1. This is an appeal by the petitioner in the court below in an application under Order XXI, Rule 90 C. P. Code, to set aside the sale on account of certain material irregularities, and alleged fraud. The learned Second Assistant Judge of the City Civil Court, Madras, dismissed the application because the petitioner (appellant) defaulted to furnish security as demanded by the court under the first proviso to Order XXI, rule 90 C. P. C. The facts are practically admitted, and the appeal merely involves a simple question of the application of certain relevant legal principles to facts of this character.
2. What happened in the court below was this. The petitioner (appellant) had not furnished security, and the matter was before the court on 31-10-1957. On the adjourned date, there was a definite order made calling upon the appellant to furnish security in a sum of Rs. 5,000, and the proceedings were again adjourned to 16-11-1957. On that date, security was not furnished but the learned counsel for the decree-holder appeared, and took notice voluntarily, and desired to file a counter-statement. He was permitted to file this counter statement upon his voluntarily taking notice, and the statement was filed on 20-11-1957. .
It was then that the learned counsel for the judgment debtor (appellant) put forward the contention, which is also now advanced before me, that the court, in permitting the learned counsel for the decree-holder to file a counter when he had no locus standi to appear, was in effect admitting the application under Or. XXI, rule 90 C. P. C. Once the court admitted the application, it had no further, jurisdiction to call for security. This last proposition is not in dispute, and it is supported by the authority of a Division Bench of this court in Vaidyanatha Aiyar v. Indian Bank Ltd., : AIR1955Mad486 .
The argument is that whatever might have been the original intention of the court, and even if the court was not conscious that it was virtually defeating its own intention, by implication, when it permitted the learned counsel for the decree holder to appear and to file a counter, nevertheless the implication cannot be denied that this deprives the court of the further jurisdiction to call for security. The question is whether the court can, by the effect of a legal implication of this character, be presumed to have done what it consciously never intended to do.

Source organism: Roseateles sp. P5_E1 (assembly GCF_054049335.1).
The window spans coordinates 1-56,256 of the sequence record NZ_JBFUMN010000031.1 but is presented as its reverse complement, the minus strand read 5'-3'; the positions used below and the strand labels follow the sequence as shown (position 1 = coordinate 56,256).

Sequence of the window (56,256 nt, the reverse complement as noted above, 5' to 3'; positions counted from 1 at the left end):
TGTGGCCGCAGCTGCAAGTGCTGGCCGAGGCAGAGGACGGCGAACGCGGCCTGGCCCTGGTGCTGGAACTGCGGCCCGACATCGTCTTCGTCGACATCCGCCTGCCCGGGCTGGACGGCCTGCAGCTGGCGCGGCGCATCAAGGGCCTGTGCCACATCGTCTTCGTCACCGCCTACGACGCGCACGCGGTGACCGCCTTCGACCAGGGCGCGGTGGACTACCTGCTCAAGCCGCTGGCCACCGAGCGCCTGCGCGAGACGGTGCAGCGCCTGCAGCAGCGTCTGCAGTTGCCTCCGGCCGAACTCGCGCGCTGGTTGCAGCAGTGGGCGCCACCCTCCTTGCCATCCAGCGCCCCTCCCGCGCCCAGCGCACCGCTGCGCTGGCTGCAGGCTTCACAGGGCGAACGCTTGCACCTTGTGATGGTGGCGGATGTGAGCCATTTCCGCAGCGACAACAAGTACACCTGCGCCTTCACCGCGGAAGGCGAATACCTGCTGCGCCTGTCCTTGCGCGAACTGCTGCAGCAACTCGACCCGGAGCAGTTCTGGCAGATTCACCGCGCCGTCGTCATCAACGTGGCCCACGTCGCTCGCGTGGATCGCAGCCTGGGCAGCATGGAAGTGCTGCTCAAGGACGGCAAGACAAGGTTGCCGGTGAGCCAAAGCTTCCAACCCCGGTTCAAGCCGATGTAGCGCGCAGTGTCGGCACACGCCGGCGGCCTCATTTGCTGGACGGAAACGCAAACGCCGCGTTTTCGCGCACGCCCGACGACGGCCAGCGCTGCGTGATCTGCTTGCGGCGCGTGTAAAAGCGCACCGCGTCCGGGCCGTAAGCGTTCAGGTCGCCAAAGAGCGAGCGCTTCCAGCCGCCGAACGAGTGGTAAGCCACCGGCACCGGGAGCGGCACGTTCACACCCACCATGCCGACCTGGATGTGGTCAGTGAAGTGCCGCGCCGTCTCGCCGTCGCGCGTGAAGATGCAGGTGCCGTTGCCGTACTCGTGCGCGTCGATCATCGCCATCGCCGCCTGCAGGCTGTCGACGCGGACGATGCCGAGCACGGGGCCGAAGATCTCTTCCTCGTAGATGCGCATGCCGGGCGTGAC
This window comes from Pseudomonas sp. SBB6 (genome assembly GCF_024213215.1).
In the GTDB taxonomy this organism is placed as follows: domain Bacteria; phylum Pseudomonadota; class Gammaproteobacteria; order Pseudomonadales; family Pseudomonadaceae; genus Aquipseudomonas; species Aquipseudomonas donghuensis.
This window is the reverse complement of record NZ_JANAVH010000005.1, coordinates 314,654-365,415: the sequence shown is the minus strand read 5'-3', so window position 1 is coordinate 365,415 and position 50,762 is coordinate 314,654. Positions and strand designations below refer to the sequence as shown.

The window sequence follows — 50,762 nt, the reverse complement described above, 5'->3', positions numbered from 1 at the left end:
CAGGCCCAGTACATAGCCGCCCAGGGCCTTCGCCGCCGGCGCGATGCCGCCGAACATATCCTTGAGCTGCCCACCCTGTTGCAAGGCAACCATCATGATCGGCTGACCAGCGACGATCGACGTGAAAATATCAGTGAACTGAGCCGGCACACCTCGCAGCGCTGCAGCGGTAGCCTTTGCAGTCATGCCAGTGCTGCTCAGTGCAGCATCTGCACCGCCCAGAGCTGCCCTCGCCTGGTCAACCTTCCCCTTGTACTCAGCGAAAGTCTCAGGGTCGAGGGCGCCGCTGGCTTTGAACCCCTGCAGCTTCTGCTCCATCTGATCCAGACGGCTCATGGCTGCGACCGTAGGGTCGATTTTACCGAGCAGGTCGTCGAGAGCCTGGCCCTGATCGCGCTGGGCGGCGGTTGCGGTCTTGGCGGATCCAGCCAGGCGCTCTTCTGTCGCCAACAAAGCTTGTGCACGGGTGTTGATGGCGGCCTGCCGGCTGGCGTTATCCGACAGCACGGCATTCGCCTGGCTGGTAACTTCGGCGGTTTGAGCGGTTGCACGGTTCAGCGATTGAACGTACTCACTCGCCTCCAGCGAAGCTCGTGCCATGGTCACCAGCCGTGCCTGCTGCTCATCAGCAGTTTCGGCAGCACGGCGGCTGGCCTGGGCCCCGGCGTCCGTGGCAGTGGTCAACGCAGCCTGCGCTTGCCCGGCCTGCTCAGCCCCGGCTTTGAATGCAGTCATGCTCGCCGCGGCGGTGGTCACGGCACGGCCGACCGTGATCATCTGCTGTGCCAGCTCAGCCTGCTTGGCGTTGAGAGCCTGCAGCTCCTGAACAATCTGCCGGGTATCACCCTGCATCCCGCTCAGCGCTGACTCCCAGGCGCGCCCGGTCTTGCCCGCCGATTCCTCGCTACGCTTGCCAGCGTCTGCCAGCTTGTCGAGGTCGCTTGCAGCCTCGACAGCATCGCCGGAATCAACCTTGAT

3. The precise matter came up before King and Happell JJ., in Venkatalingam v. Rajagopala Venkatanarasimha : AIR1942Mad509 . The facts of that case were that in an application to set aside a sale in execution of a decree, the petitioner was ordered to furnish security on a certain date, when a draft security bond was tendered. Without testing the security, the court, presumably by inadvertence, issued notice to the opposite side which appeared and raised objections to the sufficiency of the security. The security was tested and found to be wholly inadequate, and the court dismissed the application for default in furnishing security. On an appeal against that order, this very same proposition was put forward that by issuing notice, the court must be deemed to have admitted the application, and thereby to have deprived itself of the jurisdiction to furnish security.
4. The learned Judges then observed : 'Where as in this case, we are able upon the facts to ascribe to the court a quite different intention when it issued the notice, then it would be absurd to hold that there is any principle of law by which the court should be deemed to have done what it consciously did not intend to do. It is clear therefore to us that in issuing notice, the court did not intend to deprive itself of the power of deciding whether the security to be eventually furnished by the petitioner was adequate or not.'
5. This authority precisely applies to the present facts, which are even stronger than the facts of the citation. In the present case, the record makes it clear beyond doubt that throughout the learned Judge intended to call for security and passed an order to that effect, which he desired to enforce, and was opposed to admitting the petition before the security had been furnished. The learned Judge permitted the learned counsel for the decree holder to appear and make some submissions when the latter had no locus standi, and without realising that such a step might, by legal implication, be construed as an implied admission of the very petition.
But the learned Judge cannot be presumed to have intended to have done something which he was consciously quite opposed to do. Consequently, I hold that the petitioner (appellant) was not absolved from the duty of furnishing security to thesatisfaction of the court in accordance with theorder, if he desired his application to be heard.Since he defaulted to do so, his application wasproperly dismissed. The appeal, therefore, failsand is dismissed with costs.